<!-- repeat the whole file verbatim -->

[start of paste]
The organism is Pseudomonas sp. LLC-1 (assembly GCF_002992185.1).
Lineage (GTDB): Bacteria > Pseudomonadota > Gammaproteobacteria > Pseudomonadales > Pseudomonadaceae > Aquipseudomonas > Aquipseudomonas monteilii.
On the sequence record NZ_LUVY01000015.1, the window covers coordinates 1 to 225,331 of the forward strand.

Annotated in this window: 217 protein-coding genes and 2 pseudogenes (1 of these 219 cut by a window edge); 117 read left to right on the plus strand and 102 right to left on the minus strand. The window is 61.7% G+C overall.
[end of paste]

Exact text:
The organism is Pseudomonas sp. LLC-1 (assembly GCF_002992185.1).
Lineage (GTDB): Bacteria > Pseudomonadota > Gammaproteobacteria > Pseudomonadales > Pseudomonadaceae > Aquipseudomonas > Aquipseudomonas monteilii.
On the sequence record NZ_LUVY01000015.1, the window covers coordinates 1 to 225,331 of the forward strand.

Annotated in this window: 217 protein-coding genes and 2 pseudogenes (1 of these 219 cut by a window edge); 117 read left to right on the plus strand and 102 right to left on the minus strand. The window is 61.7% G+C overall.